• MTLE;
  • Hippocampus;
  • Theta;
  • Background EEG;
  • Quantitative EEG

Summary:  Purpose: Two subtypes of temporal lobe epilepsy (TLE) can be defined through clinical observations and analysis of hippocampal tissue resected during surgical procedures for intractable TLE: (a) mesial temporal sclerosis (MTS), which is characterized by extensive changes to the hippocampus and good surgical outcome; and (b) paradoxical temporal lobe epilepsy (PTLE), which is characterized by minimal cell loss and comparatively poorer surgical outcome. Patients in both subtypes have seizures that appear to begin in the medial temporal lobe, but documented differences in substrate and outcome between these subtypes has defined a need to distinguish MTS and PTLE patients before surgery. This report describes a retrospective study to investigate the feasibility of doing so during intracranial monitoring.

Methods: Background EEG epochs, 5 min in duration, were recorded from the anterior hippocampus in 14 (10 MTS and four PTLE) patients with consistent localization of seizure onset to medial temporal structures. The power spectral density (PSD) of the EEG epochs was calculated by a Fourier spectral estimator, and the total signal power and power of the delta, theta, alpha, beta, and gamma frequency bands were submitted to group-to-group comparison.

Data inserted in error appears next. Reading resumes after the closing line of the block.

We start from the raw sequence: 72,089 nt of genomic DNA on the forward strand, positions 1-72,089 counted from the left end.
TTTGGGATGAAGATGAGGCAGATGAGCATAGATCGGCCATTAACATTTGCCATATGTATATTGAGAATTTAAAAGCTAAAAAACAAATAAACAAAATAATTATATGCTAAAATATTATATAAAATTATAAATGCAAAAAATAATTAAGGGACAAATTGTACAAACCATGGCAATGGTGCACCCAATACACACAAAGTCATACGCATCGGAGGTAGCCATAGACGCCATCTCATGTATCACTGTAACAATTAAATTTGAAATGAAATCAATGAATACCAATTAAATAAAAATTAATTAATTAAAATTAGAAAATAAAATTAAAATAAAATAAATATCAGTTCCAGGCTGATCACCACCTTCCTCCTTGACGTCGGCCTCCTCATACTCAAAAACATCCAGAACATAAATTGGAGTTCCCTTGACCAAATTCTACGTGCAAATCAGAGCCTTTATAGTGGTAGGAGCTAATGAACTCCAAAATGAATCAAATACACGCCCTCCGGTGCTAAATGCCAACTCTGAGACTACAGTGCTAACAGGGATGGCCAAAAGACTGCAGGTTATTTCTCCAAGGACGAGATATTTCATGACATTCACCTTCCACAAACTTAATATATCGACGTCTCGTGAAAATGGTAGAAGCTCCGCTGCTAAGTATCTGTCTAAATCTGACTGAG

Results: Spectral peaks were observed in the delta band in all PSD estimates and in the theta band in nine of 14 (seven MTS, two PTLE) estimates. The MTS and PTLE subtypes could be distinguished by the total signal power and delta band power. These power measurements were greater in the PTLE subtype.

Conclusions: Both delta and theta spectral components are present in hippocampal background EEGs recorded from patients with TLE. The results indicate that group differences exist in spectral measures of background hippocampal signals recorded from MTS and PTLE subtypes. This suggests both that substrate differences in cellular composition and connectivity are reflected in hippocampal background EEGs and that spectral measurements of these signals may hold promise for tests to identify the group membership of individual patients.